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Recommended Lan Wiring for Business Buildings

Posted on 2011-10-24
Medium Priority
Last Modified: 2012-05-12
Hello Experts,

There is a 3 floor building with pre-installed Cat5 Lan Cable.

Our equipment is approximately:
30 computers (most of them with gigabit lan port)
10 network printers
2 servers with gigabit lan port (with shared folders and network applications)
1 Cisco Catalyst 3560G PoE 48 Port Switch
1 Cisco Call Manager
30 Cisco IP Phones powered over ethernet
1 Cisco Antispam
1 Cisco Firewall
2 Cisco Access points

I have heard that it is recommended (in order to keep the network traffic from computers lower than servers) connecting to the switch with Cat6 cables only Servers and Main Network Devices (such as Call Manager, Modem/Routers, NAS, Firewalls etc.)
On the other hand Computers and Misc Network devices should be connected with Cat5 Cables in order to avoid of running the Network Switch at its limits.

If so, I could keep the Cable Installation of the building as is and connect with Cat6 Cables only the Servers and Main Network devices which will be installed very close each other.

Q1) Do you agree with the above mentioned?

Q2) If not what type of cabling do you suggest to install(replace) for the building?

Kindly explain me why do you recommend one or the other solution.
Question by:mamelas
LVL 32

Accepted Solution

aleghart earned 1800 total points
ID: 37020265
Connecting with Cat5, Cat5e, or Cat6 or Cat789 cables will in no way affect how the switch is used, or the priority of the traffic.  You could connect with a couple of car battery jumper cables, and there isn't any magic that prioritizes _that_ traffic lower than Cat5.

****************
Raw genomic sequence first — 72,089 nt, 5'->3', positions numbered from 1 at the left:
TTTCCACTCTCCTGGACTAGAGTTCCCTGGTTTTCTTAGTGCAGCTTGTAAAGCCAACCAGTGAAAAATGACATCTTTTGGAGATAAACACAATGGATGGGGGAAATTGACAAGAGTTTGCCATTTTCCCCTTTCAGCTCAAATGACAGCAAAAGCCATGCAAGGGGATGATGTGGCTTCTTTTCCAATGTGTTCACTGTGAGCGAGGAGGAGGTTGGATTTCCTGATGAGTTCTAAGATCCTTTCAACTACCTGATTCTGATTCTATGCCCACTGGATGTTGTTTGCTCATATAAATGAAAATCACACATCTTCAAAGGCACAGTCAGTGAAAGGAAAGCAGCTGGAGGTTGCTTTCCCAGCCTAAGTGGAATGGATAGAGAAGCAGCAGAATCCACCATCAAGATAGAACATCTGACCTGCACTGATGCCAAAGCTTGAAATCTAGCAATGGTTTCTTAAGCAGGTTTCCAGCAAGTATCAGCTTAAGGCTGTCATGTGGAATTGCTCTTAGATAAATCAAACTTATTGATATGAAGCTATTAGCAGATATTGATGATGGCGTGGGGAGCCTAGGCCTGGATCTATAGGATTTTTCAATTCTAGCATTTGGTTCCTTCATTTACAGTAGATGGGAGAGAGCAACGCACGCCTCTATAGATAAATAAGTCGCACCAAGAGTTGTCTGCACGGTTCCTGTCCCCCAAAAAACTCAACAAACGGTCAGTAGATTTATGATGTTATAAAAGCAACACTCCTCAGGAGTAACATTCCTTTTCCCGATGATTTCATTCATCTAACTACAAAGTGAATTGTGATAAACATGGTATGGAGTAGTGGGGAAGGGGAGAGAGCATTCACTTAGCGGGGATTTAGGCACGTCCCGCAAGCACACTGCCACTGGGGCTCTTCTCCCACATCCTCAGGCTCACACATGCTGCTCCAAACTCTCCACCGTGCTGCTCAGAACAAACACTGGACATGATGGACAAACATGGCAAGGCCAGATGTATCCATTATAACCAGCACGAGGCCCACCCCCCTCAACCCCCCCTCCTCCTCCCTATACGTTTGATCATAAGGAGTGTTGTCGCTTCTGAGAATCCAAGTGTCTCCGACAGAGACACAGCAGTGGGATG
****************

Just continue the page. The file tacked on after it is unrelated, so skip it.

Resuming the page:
Cat5e and Cat6 are specified to support gigabit ethernet.  I've used it on Cat5 when there was no budget allocated for cable replacement.  It was a short haul (around 50-75 feet) for connecting two test switches.  Same for patch cables...it works, but don't count on it for production use.

"Normal" desktop computers will not use the bandwidth available on a gigabit ethernet port.  Their hard drives can't spin that fast to support file transfers.  Your switch's backplane should have the capacity to handle ALL ports at full rated speed anyway.  So, the bottleneck is the inter-switch connections.

But, it looks like you only have one switch.  So, I don't see an immediate problem.

If your traffic is heavy, you can prioritize your voice traffic highest, and perhaps VLAN the servers together so they sit in their own network.  But, in such a small network, I'm not sure if that's really an issue.

You could also VLAN the phone away from the desktops and printers.  That way a flood of traffic from an errant piece of equipment would not take down the phone network.  Disable broadcast traffic between VLANs.

Who told you that cables would automatically set speeds and priorities?  That's some bad advice.
LVL 78

Expert Comment

by:slightwv (䄆 Netminder)
ID: 37020284
This is more of a theory that has 'some' merit.

CAT5 will run gigabit up to some distance.  Anything connected past that distance the NIC should autodetect there is 'some issue' running gigabit and automatically drop back to 100M.

I would check it you can throttle it at the switch and run cat6 everywhere.

Then you have maximum configuration capability and aren't relying on 'dumb luck' that your cat5 NICs will dumb themselves down.
LVL 84

Assisted Solution

by:Dave Baldwin
Dave Baldwin earned 200 total points
ID: 37020286
The wiring category of Cat5 or Cat6 does not control the speed directly.  That is determined by the ability of the equipment to send and receive on that particular length of cable.  Short lengths of Cat5 can operate as fast as Cat6.  And well installed Cat5 can be faster than poorly installed Cat6.

You might want to test the existing wiring to see if it is good enough.
LVL 20

Expert Comment

ID: 37020589
Agree with aleghart.  Give the man his points.

Author Comment

ID: 37023616
Thank you All!

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